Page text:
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On 21 November 2023, the government announced its acceptance of the largest minimum wage increase in cash terms to date and in this article Employment Law Partner Claire Brook outlines the changes coming to the minimum wage in 2024.

How much will the minimum wage increase?

From April 2024, each rate of the national minimum wage will increase by over £1, in accordance with the Low Pay Commission’s (LPC) recommendations.

The LPC has commented that the “size of this increase is driven by the strength of pay growth across the economy, which is forecast to continue into next year”

Another significant change within the announcement is the extension of the National Living Wage (NLW) to workers aged 21 and over from April 2024. Currently, the NLW only applies to workers aged 23 and over.

The LPC considers that these changes will “restore the real value of the NLW, which has been eroded through the recent cost of living crisis” without risking employment prospects.

The changes to minimum wage rates from April 2024 are set out in the table below:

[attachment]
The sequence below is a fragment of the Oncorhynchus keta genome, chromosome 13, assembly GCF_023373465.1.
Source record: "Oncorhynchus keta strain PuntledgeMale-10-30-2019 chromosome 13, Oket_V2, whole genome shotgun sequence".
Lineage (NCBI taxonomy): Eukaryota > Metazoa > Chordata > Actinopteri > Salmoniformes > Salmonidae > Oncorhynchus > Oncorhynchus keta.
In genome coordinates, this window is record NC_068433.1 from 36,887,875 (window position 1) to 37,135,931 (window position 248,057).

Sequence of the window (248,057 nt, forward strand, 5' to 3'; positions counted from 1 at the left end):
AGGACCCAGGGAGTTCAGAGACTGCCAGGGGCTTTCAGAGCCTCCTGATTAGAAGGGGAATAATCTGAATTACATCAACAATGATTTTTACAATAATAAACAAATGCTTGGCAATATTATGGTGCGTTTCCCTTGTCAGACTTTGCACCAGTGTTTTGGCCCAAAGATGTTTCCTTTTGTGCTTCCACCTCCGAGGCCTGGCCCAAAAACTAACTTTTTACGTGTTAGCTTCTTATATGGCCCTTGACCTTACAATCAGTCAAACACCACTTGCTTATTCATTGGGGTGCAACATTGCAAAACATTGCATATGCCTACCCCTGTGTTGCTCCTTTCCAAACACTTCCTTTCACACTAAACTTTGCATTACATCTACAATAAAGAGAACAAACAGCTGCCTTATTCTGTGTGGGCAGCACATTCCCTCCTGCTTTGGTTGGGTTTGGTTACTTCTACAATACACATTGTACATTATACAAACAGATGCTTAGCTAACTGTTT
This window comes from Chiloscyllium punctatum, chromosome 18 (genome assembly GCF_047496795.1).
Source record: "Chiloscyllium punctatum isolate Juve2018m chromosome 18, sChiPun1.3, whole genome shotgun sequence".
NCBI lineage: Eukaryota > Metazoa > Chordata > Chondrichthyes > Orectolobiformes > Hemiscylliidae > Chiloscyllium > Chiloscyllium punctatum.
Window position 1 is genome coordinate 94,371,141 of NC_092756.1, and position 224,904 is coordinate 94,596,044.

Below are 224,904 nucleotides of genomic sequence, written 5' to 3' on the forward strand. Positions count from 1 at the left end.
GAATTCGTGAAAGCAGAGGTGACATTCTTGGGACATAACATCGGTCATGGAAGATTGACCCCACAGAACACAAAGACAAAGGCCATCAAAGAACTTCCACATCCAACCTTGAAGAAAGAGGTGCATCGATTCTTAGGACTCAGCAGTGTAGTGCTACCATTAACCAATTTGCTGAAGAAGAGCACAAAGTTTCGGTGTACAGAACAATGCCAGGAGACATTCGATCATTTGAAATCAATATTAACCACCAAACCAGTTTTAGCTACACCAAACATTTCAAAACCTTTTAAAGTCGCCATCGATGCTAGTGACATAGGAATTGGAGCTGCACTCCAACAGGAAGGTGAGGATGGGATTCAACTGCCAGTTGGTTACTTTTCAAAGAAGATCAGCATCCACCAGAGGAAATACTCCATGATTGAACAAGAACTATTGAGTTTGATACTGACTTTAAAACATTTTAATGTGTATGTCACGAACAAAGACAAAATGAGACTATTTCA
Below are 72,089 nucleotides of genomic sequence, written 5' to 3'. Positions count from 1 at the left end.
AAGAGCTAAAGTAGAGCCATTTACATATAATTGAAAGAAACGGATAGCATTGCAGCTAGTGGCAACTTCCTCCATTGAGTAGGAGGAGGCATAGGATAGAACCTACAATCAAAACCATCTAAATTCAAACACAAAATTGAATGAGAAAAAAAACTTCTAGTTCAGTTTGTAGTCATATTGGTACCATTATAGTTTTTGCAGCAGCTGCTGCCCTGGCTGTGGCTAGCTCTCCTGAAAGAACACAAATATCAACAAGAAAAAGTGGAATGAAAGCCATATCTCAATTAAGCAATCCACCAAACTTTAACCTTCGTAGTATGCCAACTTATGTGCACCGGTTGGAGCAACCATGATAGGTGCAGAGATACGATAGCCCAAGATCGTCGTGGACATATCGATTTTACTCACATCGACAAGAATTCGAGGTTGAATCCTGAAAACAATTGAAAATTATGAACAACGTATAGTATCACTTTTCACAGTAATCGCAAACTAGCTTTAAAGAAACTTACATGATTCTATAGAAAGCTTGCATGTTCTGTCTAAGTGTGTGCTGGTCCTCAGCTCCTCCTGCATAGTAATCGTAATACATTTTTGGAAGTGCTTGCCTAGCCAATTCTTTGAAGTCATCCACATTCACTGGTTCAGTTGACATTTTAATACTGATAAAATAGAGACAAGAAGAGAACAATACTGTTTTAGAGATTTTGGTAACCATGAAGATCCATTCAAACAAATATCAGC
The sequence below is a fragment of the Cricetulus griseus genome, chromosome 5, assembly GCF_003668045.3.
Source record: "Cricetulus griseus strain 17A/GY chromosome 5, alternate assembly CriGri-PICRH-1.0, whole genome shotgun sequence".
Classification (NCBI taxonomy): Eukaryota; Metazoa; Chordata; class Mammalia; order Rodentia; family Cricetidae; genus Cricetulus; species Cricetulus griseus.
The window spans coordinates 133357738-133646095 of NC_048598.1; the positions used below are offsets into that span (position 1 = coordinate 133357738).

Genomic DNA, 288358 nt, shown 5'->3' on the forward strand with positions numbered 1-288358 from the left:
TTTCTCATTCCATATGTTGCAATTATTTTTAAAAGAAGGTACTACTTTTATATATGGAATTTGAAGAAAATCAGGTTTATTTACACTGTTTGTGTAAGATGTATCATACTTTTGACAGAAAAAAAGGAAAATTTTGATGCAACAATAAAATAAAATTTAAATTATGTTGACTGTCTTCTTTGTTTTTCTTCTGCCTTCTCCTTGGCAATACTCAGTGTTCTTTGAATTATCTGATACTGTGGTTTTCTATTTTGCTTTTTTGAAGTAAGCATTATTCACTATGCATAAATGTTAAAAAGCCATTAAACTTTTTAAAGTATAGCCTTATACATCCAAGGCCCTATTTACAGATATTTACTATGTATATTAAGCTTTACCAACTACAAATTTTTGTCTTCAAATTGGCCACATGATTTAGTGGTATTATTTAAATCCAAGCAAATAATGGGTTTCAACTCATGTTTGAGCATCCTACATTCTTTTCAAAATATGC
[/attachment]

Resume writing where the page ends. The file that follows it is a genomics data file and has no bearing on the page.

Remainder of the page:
NMW rate from 1 April 2024 Increase in pence Percentage increase
National Living Wage (21 and over)

£11.44

£1.02

9.8%

18-20 rate

£8.60

£1.11

14.8%

16-17 rate

£6.40

£1.12

21.2%

Apprentice rate

£6.40

£1.12

21.2%

Accommodation offset

£9.99

£0.89

9.8%

This will create significant additional costs for employers in several sectors, who will have to budget to deliver pay increases to take effect in less than 5 months’ and undertake a review to assess whether incremental increases are necessary to maintain differentials in pay bandings based on seniority.

Contact our employment law team

If you require guidance in the wake of the latest changes, please don't hesitate to contact our highly experienced employment law solicitors. Complete the enquiry form below and a member of our team will be in touch.

Key Contact

Claire Brook

Claire Brook

Employment Law Partner


Claire advises a wide range of employers on all aspects of employment law, from recruitment and employment, through to complex dismissals and representation at employment tribunals.

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